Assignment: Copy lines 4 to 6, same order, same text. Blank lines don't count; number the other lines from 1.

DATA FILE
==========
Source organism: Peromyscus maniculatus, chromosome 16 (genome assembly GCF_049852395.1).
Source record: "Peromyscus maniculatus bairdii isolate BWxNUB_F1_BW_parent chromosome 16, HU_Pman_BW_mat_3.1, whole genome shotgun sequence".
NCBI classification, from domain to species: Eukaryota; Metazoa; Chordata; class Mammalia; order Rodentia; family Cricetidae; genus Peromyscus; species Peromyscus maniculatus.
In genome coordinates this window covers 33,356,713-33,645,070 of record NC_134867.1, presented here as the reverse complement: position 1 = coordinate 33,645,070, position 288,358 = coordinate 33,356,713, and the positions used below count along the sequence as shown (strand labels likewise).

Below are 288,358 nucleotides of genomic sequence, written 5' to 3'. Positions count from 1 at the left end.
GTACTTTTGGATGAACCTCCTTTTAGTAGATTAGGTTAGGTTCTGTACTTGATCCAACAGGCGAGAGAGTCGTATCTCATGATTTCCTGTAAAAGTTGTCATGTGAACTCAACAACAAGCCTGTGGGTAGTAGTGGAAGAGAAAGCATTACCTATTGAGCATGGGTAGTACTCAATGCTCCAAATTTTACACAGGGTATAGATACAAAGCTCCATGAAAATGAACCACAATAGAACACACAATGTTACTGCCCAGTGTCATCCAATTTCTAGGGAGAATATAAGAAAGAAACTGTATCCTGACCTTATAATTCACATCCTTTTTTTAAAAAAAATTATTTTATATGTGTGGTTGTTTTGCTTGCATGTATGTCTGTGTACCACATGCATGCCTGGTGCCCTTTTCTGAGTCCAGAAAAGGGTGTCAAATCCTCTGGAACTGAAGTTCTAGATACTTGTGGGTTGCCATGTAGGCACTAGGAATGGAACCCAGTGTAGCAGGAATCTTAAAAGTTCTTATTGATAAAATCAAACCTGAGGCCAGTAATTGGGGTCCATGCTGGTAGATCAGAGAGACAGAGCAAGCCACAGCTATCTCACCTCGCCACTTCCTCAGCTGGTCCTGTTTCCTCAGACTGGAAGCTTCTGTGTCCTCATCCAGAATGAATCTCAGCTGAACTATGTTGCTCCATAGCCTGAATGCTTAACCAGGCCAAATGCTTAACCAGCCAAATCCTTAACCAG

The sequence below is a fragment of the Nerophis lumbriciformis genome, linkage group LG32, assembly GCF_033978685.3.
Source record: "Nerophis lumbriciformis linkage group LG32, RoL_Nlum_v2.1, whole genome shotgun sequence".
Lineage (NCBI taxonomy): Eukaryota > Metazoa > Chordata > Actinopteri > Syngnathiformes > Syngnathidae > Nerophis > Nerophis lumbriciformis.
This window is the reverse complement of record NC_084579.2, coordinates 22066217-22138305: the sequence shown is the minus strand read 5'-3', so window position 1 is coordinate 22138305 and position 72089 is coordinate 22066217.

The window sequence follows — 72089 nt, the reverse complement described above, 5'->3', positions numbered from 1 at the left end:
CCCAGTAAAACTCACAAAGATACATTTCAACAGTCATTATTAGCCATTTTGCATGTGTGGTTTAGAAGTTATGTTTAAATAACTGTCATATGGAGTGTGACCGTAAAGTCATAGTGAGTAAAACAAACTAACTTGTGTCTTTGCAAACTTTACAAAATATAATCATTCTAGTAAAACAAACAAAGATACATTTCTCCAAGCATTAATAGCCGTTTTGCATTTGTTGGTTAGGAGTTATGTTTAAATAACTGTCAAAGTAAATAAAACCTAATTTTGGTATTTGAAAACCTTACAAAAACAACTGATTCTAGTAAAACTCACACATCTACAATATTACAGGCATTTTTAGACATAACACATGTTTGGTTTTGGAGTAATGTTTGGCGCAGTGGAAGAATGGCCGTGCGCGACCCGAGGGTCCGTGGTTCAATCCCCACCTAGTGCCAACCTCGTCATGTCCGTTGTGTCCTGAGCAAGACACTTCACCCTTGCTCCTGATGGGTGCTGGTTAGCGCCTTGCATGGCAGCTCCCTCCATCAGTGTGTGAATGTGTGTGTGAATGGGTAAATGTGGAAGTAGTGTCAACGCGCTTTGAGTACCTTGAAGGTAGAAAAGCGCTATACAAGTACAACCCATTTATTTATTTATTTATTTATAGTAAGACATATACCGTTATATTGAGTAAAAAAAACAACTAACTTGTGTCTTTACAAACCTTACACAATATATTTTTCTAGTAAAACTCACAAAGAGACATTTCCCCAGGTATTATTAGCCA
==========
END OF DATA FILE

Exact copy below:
In genome coordinates this window covers 33,356,713-33,645,070 of record NC_134867.1, presented here as the reverse complement: position 1 = coordinate 33,645,070, position 288,358 = coordinate 33,356,713, and the positions used below count along the sequence as shown (strand labels likewise).

Below are 288,358 nucleotides of genomic sequence, written 5' to 3'. Positions count from 1 at the left end.
GTACTTTTGGATGAACCTCCTTTTAGTAGATTAGGTTAGGTTCTGTACTTGATCCAACAGGCGAGAGAGTCGTATCTCATGATTTCCTGTAAAAGTTGTCATGTGAACTCAACAACAAGCCTGTGGGTAGTAGTGGAAGAGAAAGCATTACCTATTGAGCATGGGTAGTACTCAATGCTCCAAATTTTACACAGGGTATAGATACAAAGCTCCATGAAAATGAACCACAATAGAACACACAATGTTACTGCCCAGTGTCATCCAATTTCTAGGGAGAATATAAGAAAGAAACTGTATCCTGACCTTATAATTCACATCCTTTTTTTAAAAAAAATTATTTTATATGTGTGGTTGTTTTGCTTGCATGTATGTCTGTGTACCACATGCATGCCTGGTGCCCTTTTCTGAGTCCAGAAAAGGGTGTCAAATCCTCTGGAACTGAAGTTCTAGATACTTGTGGGTTGCCATGTAGGCACTAGGAATGGAACCCAGTGTAGCAGGAATCTTAAAAGTTCTTATTGATAAAATCAAACCTGAGGCCAGTAATTGGGGTCCATGCTGGTAGATCAGAGAGACAGAGCAAGCCACAGCTATCTCACCTCGCCACTTCCTCAGCTGGTCCTGTTTCCTCAGACTGGAAGCTTCTGTGTCCTCATCCAGAATGAATCTCAGCTGAACTATGTTGCTCCATAGCCTGAATGCTTAACCAGGCCAAATGCTTAACCAGCCAAATCCTTAACCAG